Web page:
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User 4542301

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  • Apple: Capitalizing Vs. Expensing R&D [View article]
    Yes the tax treatment is very different, but then tax basis accounting is rejected by the accounting community as an acceptable method for measuring economic performance, for very good reasons. IRS regs, IMO, is a hodge podge of rules developed by congress for bringing in revenue to the federal government. It ain't reliable for measuring economic performance of a company, IMO.

    A good example is the 179 deduction or investment tax credit. You can write off the cost of an asset in the first year. It violates matching revenues with the expenses that generated them.

    Also, some costs (forget what they are) are not deductible at all under tax accounting.
    Nov 16, 2014. 11:26 AM | Likes Like |Link to Comment
  • Apple: Capitalizing Vs. Expensing R&D [View article]
    The author states:

    "R&D is a cost that should be classified as a capital expenditure. "

    I don't agree where the R & D produces no commercial success, which appears to be the case, usually, over 50% of the time. Expense as incurred. Otherwise you maybe materially distorting earnings.

    You have something to stand on (credibility) if the R & D results in a product, process, or asset which is commercially successful, but otherwise the costs are simply "expenses" of the period incurred, nothing else. I don't agree with painting with a broad brush and capitalizing all R & D. That is nonsense to me.

    "Capital expenses are expenses that are expected to generate benefits over multiple periods"

    Yes, generate "benefits". R & D which does not result in producing a commercial product, product or asset which generates revenues does not generate "benefits". There are no future cash flows from such costs, i.e. no benefits.
    Nov 16, 2014. 10:13 AM | Likes Like |Link to Comment
  • Apple: Capitalizing Vs. Expensing R&D [View article]
    dabard said:

    "Expensing R and D costs is the conservative way of accounting for cash flows within a company. There are "valuation" reasons for capitalizing such expenses"

    See my post above, generally capitalizing R&D is not an option.
    Nov 16, 2014. 10:00 AM | Likes Like |Link to Comment
  • Apple: Capitalizing Vs. Expensing R&D [View article]
    wayneamorris said:

    "The author is just pointing out Apple is using a conservative accounting approach as many companies capitalize R&D."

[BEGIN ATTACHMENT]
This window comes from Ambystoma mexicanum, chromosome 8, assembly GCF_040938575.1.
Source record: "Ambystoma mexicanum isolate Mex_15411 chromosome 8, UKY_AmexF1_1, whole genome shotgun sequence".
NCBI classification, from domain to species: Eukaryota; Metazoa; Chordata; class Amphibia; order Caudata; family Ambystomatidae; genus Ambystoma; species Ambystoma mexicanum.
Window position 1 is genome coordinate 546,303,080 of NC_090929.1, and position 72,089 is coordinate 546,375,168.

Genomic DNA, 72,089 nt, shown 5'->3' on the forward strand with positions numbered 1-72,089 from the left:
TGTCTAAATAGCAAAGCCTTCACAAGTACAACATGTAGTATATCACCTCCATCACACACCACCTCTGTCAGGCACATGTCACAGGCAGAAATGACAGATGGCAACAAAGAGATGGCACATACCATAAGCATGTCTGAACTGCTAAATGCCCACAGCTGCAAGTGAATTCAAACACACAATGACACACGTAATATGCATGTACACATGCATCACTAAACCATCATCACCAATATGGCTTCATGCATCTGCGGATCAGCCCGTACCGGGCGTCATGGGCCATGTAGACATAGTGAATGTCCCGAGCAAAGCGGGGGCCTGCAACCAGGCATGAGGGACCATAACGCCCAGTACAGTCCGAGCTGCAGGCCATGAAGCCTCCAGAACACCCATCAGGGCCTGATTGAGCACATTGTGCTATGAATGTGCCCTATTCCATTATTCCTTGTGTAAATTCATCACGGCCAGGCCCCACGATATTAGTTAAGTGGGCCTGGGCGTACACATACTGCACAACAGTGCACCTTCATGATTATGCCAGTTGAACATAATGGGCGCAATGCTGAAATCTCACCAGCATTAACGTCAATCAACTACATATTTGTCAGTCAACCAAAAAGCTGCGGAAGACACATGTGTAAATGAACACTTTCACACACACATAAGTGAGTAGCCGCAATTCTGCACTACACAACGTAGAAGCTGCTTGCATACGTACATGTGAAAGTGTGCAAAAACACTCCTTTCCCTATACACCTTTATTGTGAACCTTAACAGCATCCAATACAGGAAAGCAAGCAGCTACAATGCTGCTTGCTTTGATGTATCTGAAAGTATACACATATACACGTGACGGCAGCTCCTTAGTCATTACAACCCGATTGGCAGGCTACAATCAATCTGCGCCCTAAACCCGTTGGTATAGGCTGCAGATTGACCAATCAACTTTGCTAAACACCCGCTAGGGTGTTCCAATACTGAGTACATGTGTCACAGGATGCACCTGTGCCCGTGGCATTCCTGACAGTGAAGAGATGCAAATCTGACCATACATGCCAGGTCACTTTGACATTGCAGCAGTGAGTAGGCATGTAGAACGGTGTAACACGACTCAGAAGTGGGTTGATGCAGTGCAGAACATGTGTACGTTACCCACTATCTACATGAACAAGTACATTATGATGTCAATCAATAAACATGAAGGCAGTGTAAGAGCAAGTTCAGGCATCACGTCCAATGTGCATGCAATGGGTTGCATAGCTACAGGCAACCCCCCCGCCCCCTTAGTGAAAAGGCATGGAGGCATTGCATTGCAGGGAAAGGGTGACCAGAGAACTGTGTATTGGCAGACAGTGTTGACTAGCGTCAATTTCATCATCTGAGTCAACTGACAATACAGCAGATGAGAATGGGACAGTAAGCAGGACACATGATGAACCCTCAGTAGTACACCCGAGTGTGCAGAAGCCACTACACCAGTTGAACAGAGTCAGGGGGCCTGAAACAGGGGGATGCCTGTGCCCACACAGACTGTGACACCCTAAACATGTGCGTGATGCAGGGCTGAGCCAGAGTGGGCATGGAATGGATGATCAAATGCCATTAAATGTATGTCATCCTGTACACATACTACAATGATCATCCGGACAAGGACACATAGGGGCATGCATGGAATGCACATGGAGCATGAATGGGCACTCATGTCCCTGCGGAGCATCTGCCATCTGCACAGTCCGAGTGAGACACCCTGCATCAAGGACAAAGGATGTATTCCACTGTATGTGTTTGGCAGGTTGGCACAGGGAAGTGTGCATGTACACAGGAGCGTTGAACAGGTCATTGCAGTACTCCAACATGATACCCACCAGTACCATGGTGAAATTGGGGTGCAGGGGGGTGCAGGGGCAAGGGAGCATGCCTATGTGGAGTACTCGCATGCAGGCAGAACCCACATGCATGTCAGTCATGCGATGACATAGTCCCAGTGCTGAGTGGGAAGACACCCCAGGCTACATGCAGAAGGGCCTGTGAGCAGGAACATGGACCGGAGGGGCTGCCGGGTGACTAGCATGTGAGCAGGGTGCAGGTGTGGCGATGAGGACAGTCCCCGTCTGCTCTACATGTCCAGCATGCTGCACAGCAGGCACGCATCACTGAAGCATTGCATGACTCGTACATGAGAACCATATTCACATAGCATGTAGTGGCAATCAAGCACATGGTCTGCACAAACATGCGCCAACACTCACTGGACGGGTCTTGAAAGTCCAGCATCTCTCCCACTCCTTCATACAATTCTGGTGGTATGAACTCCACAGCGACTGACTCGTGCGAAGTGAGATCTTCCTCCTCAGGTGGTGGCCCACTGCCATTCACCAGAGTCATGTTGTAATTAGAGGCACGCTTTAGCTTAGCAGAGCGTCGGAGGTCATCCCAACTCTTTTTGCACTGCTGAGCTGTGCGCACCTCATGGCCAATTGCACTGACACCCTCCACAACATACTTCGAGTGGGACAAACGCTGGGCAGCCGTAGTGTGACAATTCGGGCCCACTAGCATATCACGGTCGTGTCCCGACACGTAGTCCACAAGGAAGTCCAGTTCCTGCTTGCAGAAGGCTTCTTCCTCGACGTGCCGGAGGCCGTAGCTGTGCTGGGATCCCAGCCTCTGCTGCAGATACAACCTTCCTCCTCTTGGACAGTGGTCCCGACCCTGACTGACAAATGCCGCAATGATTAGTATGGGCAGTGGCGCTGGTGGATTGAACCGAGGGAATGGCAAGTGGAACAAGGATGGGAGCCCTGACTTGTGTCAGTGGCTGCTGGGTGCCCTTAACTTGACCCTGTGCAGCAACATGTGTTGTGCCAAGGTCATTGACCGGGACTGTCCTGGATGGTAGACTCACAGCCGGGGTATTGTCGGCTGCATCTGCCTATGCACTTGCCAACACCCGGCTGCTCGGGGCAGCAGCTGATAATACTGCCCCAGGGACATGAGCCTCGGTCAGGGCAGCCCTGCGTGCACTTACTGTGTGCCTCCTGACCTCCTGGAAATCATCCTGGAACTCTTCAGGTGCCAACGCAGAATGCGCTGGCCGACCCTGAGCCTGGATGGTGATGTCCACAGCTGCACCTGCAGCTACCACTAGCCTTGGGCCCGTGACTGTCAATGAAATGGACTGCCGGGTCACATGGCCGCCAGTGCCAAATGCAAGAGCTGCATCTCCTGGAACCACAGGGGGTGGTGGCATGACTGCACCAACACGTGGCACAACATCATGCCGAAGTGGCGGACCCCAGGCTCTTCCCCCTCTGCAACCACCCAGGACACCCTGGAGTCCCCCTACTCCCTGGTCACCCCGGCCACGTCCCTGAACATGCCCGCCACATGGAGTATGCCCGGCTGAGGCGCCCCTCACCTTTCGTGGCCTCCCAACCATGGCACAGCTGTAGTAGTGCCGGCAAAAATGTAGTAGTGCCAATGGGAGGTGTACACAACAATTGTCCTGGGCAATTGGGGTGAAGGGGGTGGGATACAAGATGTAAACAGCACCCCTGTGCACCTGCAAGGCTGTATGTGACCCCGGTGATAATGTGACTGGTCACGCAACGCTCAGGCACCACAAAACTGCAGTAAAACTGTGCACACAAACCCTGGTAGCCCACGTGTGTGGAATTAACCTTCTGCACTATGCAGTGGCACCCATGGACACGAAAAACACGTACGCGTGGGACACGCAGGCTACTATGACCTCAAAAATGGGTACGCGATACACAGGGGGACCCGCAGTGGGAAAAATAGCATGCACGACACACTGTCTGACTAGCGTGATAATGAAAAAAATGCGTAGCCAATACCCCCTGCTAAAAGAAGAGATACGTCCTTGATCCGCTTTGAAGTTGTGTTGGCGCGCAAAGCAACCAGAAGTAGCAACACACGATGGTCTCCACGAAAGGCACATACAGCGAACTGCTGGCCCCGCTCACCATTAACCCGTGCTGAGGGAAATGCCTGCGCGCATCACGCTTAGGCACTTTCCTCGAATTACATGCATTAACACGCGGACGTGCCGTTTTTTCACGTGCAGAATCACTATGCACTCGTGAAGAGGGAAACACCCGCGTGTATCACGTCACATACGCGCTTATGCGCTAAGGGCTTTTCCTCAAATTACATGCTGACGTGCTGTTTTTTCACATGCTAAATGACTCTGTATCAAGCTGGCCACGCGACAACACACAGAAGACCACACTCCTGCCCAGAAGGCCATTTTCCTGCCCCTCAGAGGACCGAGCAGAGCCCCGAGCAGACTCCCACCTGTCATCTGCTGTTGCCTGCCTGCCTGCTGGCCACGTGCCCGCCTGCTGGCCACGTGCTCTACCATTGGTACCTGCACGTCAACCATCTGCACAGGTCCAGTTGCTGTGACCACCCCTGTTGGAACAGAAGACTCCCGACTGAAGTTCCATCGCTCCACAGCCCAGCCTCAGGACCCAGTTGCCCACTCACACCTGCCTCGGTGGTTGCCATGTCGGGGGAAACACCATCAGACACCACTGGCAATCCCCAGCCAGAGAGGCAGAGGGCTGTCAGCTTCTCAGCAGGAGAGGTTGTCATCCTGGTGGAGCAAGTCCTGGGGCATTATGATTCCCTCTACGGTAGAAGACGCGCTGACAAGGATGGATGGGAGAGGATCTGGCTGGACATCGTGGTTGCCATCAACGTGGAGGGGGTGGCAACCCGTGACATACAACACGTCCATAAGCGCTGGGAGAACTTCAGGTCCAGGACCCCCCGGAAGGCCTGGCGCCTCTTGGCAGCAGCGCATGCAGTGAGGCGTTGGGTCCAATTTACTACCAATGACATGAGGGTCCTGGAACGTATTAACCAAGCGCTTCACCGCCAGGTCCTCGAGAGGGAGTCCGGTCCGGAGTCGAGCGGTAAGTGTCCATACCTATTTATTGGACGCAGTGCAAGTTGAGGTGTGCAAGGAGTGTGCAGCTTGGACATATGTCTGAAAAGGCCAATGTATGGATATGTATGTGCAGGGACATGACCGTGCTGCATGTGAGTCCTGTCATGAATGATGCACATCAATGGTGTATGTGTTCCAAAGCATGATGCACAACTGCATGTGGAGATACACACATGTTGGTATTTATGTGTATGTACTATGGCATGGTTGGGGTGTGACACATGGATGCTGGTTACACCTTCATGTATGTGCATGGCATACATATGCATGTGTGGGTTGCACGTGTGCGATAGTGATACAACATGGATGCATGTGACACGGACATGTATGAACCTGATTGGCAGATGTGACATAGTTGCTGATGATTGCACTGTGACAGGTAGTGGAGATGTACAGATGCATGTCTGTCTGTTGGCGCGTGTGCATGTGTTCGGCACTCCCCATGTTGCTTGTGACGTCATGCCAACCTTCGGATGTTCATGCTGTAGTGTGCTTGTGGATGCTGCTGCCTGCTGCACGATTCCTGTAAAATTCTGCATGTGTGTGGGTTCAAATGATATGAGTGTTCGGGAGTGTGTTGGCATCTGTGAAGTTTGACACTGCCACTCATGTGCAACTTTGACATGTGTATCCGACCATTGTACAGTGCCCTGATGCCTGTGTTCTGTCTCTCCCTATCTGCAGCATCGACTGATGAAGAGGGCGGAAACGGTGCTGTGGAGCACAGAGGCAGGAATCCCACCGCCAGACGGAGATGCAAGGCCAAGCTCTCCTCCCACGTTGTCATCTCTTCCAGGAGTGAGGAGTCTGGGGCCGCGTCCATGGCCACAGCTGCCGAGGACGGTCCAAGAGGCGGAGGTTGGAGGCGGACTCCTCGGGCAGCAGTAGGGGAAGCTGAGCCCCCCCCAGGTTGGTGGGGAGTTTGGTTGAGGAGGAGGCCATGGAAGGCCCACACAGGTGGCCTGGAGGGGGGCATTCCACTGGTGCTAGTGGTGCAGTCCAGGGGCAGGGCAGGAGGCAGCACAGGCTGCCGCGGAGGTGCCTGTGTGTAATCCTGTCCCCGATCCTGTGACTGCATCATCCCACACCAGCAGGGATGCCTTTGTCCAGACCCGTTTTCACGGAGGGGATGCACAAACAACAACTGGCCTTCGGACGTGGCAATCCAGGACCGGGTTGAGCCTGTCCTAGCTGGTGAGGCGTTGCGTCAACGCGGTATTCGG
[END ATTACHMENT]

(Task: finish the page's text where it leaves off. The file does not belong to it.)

GAAP requires expensing of R&D, except for some cases with computer software. Read the standard.

    Paragraph 12 states:

    "12. All research and development costs encompassed by this Statement shall be charged to expense when incurred."

    So, I'd be interested to know what companies capitalize R&D and if that R&D falls under SFAS 2 guidance.
    Nov 16, 2014. 09:54 AM | Likes Like |Link to Comment
  • Apple: Capitalizing Vs. Expensing R&D [View article]
    I'd suggest reading the accounting standard. I don't agree with the author. At the time the standard was written in 1974, here is what they said in the standard:

    "39. There is normally a high degree of uncertainty about the future benefits of individual research and development projects, although the element of uncertainty may diminish as a project progresses. Estimates of the rate of success of research and development projects vary markedly—depending in part on how narrowly one defines a "project" and how one defines "success"—but all such estimates indicate a high failure rate. For example, one study of a number of industries found that an average of less than 2 percent of new product ideas and less than 15 percent of product development projects were commercially successful."

    Capitalizing all R&D, assuming over 50% of such expenditures do not result in commercial success, probably distorts earnings worse than expensing all of it.

    FASB and GAAP aren't perfect, but they do seek the feedback of businesses on an annual basis. If things had changed sufficiently, I would think they would revisit the subject. The standard is below for those who care to research it.
    Nov 15, 2014. 06:56 PM | 3 Likes Like |Link to Comment
  • Apple Is Living On Borrowed Time [View article]
    Just a couple of comments. Apple's history has been nothing short of amazing.

    I will never own a Windows 8 device. I hate Windows 8. I will never own a Goggle computing device, laptop or tablet because Google harvests all the information fed into them for their own proprietary purposes. That info is mine, not theirs, and I won't surrender it to them.
    Dec 23, 2013. 06:04 AM | 3 Likes Like |Link to Comment